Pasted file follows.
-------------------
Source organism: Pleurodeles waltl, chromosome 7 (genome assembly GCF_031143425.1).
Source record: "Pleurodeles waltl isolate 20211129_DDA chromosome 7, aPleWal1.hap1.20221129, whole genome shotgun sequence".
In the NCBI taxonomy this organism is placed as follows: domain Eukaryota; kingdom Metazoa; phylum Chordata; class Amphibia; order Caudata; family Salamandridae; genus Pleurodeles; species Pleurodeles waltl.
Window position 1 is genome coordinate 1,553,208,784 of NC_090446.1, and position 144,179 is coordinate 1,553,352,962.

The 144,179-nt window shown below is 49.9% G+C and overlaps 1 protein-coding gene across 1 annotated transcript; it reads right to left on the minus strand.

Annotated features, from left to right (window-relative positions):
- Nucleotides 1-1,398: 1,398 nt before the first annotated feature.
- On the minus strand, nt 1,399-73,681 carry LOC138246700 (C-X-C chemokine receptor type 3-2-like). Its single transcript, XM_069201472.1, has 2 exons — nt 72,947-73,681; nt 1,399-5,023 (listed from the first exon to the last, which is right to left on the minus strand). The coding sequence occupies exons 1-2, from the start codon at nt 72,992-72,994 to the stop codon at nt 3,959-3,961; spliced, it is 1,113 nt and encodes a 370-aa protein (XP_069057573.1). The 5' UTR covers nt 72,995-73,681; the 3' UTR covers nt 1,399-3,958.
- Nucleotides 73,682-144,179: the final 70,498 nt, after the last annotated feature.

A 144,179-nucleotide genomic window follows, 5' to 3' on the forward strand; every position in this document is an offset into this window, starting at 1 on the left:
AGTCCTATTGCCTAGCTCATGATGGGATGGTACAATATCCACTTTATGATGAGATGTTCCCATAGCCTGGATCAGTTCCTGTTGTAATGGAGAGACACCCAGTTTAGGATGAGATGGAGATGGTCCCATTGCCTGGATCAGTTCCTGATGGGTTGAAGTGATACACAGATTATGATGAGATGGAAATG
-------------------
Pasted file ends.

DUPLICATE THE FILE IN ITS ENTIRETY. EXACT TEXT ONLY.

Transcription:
Source organism: Pleurodeles waltl, chromosome 7 (genome assembly GCF_031143425.1).
Source record: "Pleurodeles waltl isolate 20211129_DDA chromosome 7, aPleWal1.hap1.20221129, whole genome shotgun sequence".
In the NCBI taxonomy this organism is placed as follows: domain Eukaryota; kingdom Metazoa; phylum Chordata; class Amphibia; order Caudata; family Salamandridae; genus Pleurodeles; species Pleurodeles waltl.
Window position 1 is genome coordinate 1,553,208,784 of NC_090446.1, and position 144,179 is coordinate 1,553,352,962.

The 144,179-nt window shown below is 49.9% G+C and overlaps 1 protein-coding gene across 1 annotated transcript; it reads right to left on the minus strand.

Annotated features, from left to right (window-relative positions):
- Nucleotides 1-1,398: 1,398 nt before the first annotated feature.
- On the minus strand, nt 1,399-73,681 carry LOC138246700 (C-X-C chemokine receptor type 3-2-like). Its single transcript, XM_069201472.1, has 2 exons — nt 72,947-73,681; nt 1,399-5,023 (listed from the first exon to the last, which is right to left on the minus strand). The coding sequence occupies exons 1-2, from the start codon at nt 72,992-72,994 to the stop codon at nt 3,959-3,961; spliced, it is 1,113 nt and encodes a 370-aa protein (XP_069057573.1). The 5' UTR covers nt 72,995-73,681; the 3' UTR covers nt 1,399-3,958.
- Nucleotides 73,682-144,179: the final 70,498 nt, after the last annotated feature.

A 144,179-nucleotide genomic window follows, 5' to 3' on the forward strand; every position in this document is an offset into this window, starting at 1 on the left:
AGTCCTATTGCCTAGCTCATGATGGGATGGTACAATATCCACTTTATGATGAGATGTTCCCATAGCCTGGATCAGTTCCTGTTGTAATGGAGAGACACCCAGTTTAGGATGAGATGGAGATGGTCCCATTGCCTGGATCAGTTCCTGATGGGTTGAAGTGATACACAGATTATGATGAGATGGAAATG